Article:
02 December 2014
Social Analytics and Your Story
We are coming into an age where information is freely available and people out there are proving that this data is more important in gaining power and influence than are sales numbers. Information is freely provided because it is acquired at less cost than past methods. As with drug addiction, if you peddle the product for free and if it's good stuff, they'll come back in droves!
You save money and effort while using today's freely acceptable modes of pushing your data. Facebook is free, Twitter is free. You have all these avenues of marketing potential. But, what do you sacrifice by navigating in the dark with no direction? Your time! And, with little feedback.
What's missing? Analysis and decision making are lacking. All this data means nothing when the other guy is using theirs to make decisions which beat you out in the market place. They know what the data means and they know how to produce more content via reviews and conversational feedback, which in turn allows them to target in a way to maximize on the knowledge they gained by analyzing the mined data they have accumulated. Say what?
Simple terms. What do they have that you don't? Direction and a budget, sustained by years of branding and accumulating that base you're trying to establish.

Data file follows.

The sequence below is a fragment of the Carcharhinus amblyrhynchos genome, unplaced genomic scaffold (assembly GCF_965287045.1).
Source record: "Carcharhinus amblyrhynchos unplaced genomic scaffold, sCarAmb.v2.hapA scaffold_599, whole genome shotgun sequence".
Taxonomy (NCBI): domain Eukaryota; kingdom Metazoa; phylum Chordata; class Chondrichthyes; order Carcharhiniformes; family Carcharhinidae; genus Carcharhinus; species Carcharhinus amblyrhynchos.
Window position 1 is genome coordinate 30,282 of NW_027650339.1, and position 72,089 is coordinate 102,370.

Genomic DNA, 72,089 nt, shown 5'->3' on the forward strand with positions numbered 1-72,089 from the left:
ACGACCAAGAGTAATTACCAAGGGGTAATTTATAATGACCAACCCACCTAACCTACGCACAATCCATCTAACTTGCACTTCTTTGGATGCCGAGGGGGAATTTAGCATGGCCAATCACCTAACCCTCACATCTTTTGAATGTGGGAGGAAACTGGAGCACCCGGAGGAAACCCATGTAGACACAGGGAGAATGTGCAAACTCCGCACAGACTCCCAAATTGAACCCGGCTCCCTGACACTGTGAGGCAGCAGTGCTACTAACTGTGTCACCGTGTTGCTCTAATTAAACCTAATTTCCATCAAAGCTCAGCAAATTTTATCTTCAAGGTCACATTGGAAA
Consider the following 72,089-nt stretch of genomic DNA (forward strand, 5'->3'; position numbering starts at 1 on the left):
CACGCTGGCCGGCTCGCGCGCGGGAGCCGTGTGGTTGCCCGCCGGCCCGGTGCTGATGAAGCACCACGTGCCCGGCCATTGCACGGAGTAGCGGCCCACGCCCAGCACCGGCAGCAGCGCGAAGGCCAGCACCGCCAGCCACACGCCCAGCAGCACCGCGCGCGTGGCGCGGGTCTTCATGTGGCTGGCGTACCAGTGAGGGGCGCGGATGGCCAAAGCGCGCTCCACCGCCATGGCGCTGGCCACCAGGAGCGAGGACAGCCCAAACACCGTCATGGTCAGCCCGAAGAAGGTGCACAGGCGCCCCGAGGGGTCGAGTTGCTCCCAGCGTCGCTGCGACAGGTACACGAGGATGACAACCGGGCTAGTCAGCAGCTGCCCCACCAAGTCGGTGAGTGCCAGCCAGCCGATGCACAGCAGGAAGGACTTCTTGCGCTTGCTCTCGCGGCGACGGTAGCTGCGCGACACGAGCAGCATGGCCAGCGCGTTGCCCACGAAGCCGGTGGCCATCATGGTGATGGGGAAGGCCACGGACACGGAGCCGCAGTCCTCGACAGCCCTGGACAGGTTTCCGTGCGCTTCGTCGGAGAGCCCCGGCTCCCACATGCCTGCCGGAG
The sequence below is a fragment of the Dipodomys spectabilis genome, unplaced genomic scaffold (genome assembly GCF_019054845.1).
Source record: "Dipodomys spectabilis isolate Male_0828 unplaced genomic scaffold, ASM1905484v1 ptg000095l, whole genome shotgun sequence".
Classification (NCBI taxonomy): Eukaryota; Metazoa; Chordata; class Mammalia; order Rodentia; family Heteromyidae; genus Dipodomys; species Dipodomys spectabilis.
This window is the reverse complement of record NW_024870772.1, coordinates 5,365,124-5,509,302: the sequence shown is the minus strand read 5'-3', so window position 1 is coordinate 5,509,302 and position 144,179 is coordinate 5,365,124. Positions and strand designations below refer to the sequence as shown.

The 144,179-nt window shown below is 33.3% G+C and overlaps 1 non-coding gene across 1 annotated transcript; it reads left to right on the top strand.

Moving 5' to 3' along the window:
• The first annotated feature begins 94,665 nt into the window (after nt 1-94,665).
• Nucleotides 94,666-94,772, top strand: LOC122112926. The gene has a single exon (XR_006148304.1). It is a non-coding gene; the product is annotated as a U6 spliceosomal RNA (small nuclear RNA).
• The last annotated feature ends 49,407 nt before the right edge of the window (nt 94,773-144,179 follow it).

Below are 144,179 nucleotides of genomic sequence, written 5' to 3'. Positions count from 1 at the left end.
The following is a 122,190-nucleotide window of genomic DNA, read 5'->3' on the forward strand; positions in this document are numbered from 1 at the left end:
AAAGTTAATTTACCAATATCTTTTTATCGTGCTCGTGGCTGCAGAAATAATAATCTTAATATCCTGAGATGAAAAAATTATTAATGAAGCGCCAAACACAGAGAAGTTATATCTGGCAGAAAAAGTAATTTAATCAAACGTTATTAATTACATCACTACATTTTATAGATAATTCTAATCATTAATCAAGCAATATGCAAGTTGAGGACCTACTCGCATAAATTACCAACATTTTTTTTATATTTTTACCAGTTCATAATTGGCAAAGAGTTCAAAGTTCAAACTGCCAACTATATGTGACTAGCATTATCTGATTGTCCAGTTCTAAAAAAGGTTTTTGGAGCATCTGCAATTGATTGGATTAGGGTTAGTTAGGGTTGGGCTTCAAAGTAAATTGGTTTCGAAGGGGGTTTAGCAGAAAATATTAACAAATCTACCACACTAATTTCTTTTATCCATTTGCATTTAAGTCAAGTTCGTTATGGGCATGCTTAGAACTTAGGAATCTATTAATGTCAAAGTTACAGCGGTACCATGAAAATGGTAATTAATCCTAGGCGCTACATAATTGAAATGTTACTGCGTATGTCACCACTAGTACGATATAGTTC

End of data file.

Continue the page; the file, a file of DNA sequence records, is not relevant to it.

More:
Here are the questions you need to ask yourself when promoting your product.
Brand: What is your message?
Stephen King: I can produce horrific stories that will make you lose sleep at night.
Mission: What goals have you established which will live up to your brand?
Stephen King: I will write 3 novels that will creep you out!
Scope: How will you reach your goals without diluting your brand?
Stephen King: I will write from my heart and not listen to all these folks who give feedback saying that I should do something other than write 3 novels that will creep you out.
Feedback: What feedback will you utilize to reinforce dedication to your brand?
Stephen King: I will not wait for feedback in the form of fan mail and gratuitous visits to my estate. I will go out into bookstores and institutions who invite me to speak and I will listen to my consumers, the readers of my books. If they're not happy, it's time to change my brand or the execution of my message.
What is your message to your audience?
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